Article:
‘Moulin Rouge!’: Translate From Screen To Stage

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Moulin Rouge! is a musical based on the 2001 film directed by Baz Luhrmann. The musical originally opened in July of 2018 at the Emerson Colonial Theatre in Boston and then moved to Broadway in July of 2019. It received fourteen nominations and won ten of those at the Tony Awards in 2021. This included Best Musical.  

In celebration of its success, we take a look at how the Moulin Rouge on Broadway translates from stage to screen.

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What is Moulin Rouge on Broadway about? 

Moulin Rouge! is a jukebox musical that weaves together original songs with popular music. It takes place at the turn of the 20th century in France. The story follows Christian, a young composer, who falls in love with the cabaret star of the Moulin Rouge, Satine. The Moulin Rouge and going under, and, the owner, desperate to save it, promises Satine to a wealthy man, The Duke. The hope is that through this relationship, The Duke will put up the money to save the failing business. Meanwhile, Satine and Christian fall in love and begin an affair.

Pictured (l-r): Standing– Ashley Loren as Satine, Derek Klena as Christian, Eric Anderson as Harold Zidler; Seated– Sahr Ngaujah as Toulouse-Lautrec, Declan Bennett as The Duke of Monroth, Caleb Marshall Villarreal as Santiago/ CREDIT: Evan Zimmerman for MurphyMadE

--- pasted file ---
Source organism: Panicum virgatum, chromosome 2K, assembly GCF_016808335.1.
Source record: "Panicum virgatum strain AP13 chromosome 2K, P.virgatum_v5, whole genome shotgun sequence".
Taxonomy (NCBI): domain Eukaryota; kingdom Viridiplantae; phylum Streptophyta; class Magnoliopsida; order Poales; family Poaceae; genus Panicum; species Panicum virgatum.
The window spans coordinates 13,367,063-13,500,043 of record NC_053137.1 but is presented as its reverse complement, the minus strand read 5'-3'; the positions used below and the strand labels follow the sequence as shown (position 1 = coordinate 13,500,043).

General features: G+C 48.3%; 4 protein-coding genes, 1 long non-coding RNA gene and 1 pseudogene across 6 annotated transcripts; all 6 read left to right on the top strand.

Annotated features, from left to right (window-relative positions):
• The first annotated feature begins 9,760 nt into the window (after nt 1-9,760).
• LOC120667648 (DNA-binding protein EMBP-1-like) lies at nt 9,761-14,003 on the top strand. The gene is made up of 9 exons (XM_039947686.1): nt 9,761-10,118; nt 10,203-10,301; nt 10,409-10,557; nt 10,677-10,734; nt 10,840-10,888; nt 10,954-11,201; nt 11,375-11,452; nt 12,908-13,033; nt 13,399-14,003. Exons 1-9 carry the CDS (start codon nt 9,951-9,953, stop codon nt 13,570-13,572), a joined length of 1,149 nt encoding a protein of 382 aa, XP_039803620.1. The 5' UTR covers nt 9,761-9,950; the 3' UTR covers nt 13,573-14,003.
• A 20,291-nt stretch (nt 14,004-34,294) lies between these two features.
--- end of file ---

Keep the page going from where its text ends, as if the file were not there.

Moulin Rouge former Broadway cast

There has always been a wonderful cast. Some highlights include:

Aaron Tveit originated the role of Christian. You would recognize him as Gabe in Next to Normal, Fiyero in Wicked, and Link Larkin in Hairspray. He’s been in a variety of movies and television shows as well including Grease: Live! (Danny Zuko), Les Miserables 2013 (Enjolras), Gossip Girl! (Tripp van der Bilt), Graceland (Mike Warren), and Schmigadoon! (Danny Bailey).

Karen Olivo originated the role of Satine. She is also known for her performances in West Side Story (Anita), In the Heights (originated the role of Vanessa), and Hamilton Chicago (Angelica).

Danny Burstein played Harold Zidler. He’s been in a variety of musicals and plays including, but not limited to, The Seagull, Company, A Class Act, The Drowsy Chaperone, South Pacific, Follies, Cabaret, Fiddler on the Roof, A Midsummer Night’s Dream, and My Fair Lady. He’s was also recently in Tick, Tick… Boom!

Natalie Mendoza played Satine. She’s also been in Miss Saigon and Spiderman: Turn off the Dark. Interestingly enough, she also played China Doll in the Moulin Rouge! movie.

Current Broadway Cast

Derek Klena currently plays Christian. He is known for Broadway roles including Nick Healy in Jagged Little Pill and Dmitry in Anastasia. He was also in the off Broadway production of Dogfight and he played Fiyero in Wicked for the 10th anniversary. Television shows he’s been in include Unbreakable Kimmy Schmidt, The Code, and Pretty Little Liars: Original Sin.